But when S3 stumbles upon a dangerous plot by Boko Haram’s leader, their daunting task transforms into a terrifying matter of national security. S3 must change its focus immediately to tracking down four lethal weapons in an all-out race against time.
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Can a big-city, hot-shot detective from Memphis make it in a small, quaint Appalachian town?
That’s what Danny Acuff is about to find out. His marriage is on the ropes and he leaves his dream job to move to his wife’s hometown. But while he’s trying to mend his marriage, he finds himself working in a totally new world: the slow-moving, charming police force of the Akin Police Department.
Almost everything is done differently in this tiny town in the foothills of Appalachia, and his fellow officers see Danny as too distrusting of the local, big-named citizens. These locals, they argue, are merely good-hearted people with long family histories.
But Danny smells something going on, and the hot-shot detective and prior Marine soon finds himself headed toward real danger — all while trying to juggle a particularly thorny hit-and-run case that has everyone stumped.
As the hit-and-run case grows into something more and more complex, and as his marriage completely unravels, Danny realizes his investigation into a big-shot businessman in town could potentially get him killed. And all this is before he finds himself grappling with a sexual predator and a suicide case that seems fishy.
Danny, a former Marine who served in Afghanistan, is soon tangling with murderers, big boys from the hills sent to run him off, and even a couple of dangerous Special Forces men. Who says the Mob doesn’t operate in small towns?
And who says policing is safe in quiet, little communities? By the time this book ends, blood will flow freely in Akin.
Punches will be thrown. Cops will die. And Danny will be desperately trying to figure out who he can trust and who he can’t.
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Paul Zachary pushes West after the Civil War, searching for peace, opportunity, and a new place to call home. He’s just survived three long, hard years in a ragtag, Rebel cavalry troop charged with raiding Northern towns, and he’s not in a rush to put his guns to use again.
But when volunteers are called up for a posse, Paul answers the call of duty. He excels in the posse duty and it’s not much longer before he’s asked to wear a badge.
Paul’s the kind of man who can’t say no to duty, so he reluctantly puts it on. And given he’s not the kind of man who knows how to back down, he’s soon gunned down a few famous men.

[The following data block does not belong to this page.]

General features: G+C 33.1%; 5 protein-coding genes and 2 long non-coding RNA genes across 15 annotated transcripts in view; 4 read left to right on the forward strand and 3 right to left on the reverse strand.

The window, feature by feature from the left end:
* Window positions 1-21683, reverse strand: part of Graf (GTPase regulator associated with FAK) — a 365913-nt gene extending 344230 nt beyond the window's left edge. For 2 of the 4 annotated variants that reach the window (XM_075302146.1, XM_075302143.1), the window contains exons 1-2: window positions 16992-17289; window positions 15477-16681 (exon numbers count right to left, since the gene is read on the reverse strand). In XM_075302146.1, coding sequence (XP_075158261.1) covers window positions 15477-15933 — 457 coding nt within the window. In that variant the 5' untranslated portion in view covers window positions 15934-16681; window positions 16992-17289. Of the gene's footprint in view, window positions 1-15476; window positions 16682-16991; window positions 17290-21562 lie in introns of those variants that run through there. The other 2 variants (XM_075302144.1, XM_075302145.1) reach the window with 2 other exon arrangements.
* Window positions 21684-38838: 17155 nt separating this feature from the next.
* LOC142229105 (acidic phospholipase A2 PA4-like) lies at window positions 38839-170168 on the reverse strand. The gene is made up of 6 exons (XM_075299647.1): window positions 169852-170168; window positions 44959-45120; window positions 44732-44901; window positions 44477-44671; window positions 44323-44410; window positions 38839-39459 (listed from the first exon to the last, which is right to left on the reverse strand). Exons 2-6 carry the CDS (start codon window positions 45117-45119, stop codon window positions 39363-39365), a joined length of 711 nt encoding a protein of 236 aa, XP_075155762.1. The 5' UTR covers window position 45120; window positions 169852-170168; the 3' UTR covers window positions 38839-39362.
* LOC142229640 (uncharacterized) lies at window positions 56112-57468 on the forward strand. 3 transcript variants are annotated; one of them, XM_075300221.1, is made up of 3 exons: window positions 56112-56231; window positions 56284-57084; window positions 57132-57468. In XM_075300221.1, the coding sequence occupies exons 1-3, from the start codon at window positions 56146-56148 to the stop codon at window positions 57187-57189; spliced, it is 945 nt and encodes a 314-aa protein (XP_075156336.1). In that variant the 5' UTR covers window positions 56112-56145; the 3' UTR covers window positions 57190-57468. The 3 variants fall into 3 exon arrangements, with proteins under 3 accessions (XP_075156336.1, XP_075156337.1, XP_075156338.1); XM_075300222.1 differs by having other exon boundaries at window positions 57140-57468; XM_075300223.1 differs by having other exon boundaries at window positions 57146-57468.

The newspapers write him and make him more famous than Billy the Kid. But this fame, which he’s been trying so hard to avoid, has placed a big target on Paul’s back.
Enter a cruel cattle baron named McConnell. McConnell is one of the richest men in the West and has nearly a hundred gunhands on his payroll. He’s also got a nasty reputation for bribing or burying every man who’s ever stood up to him.
McConnell wants to be famous. And he wants to be governor — maybe even president. In no way can he allow some young man, now known throughout the West as “Little Man,” to overshadow him.
The bullets will soon fly in this epic showdown of good versus evil. [Length: 224 pages]
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As World War II enters its final, painful stretch, Sergeant Peter Dietrick and the men of his 3rd Platoon know the war is lost.
These final days are tough for the men, and tougher for the leaders.
The Germans are out-gunned. Outnumbered. And without air support.
The weak and unlucky are gone. Now, only the strong remain, a ragged band of men determined to maintain their prestige and respect. They are the sons of hardened veterans from World War I, and they are men filled with too much pride to quit or surrender.
But food is running short. Ammo, too. And each day, with its increasingly absurd set of orders, begins to test the men in ways they could have never imagined.
None of them know how many days (or weeks) remain before the country finally — FINALLY — capitulates.
Hemmed in by Nazi SS units on one side, who are waiting to arrest or shoot retreating troops, and hordes of well-supplied American troops advancing mercilessly on the other, the men pray they must only endure the freezing weather of the last days. And that their supplies won’t run out. And that they won’t in the final hours of the war lose their lives or the honor and dignity they’ve spent years creating.
“Soldier On” is a short novel, approximately 89 pages long. The book explores the physical hell endured by men on the front lines, as well as the frailty of honor and dignity. If you want an insider’s look into what it truly means to be a soldier, this is a pretty good place to start.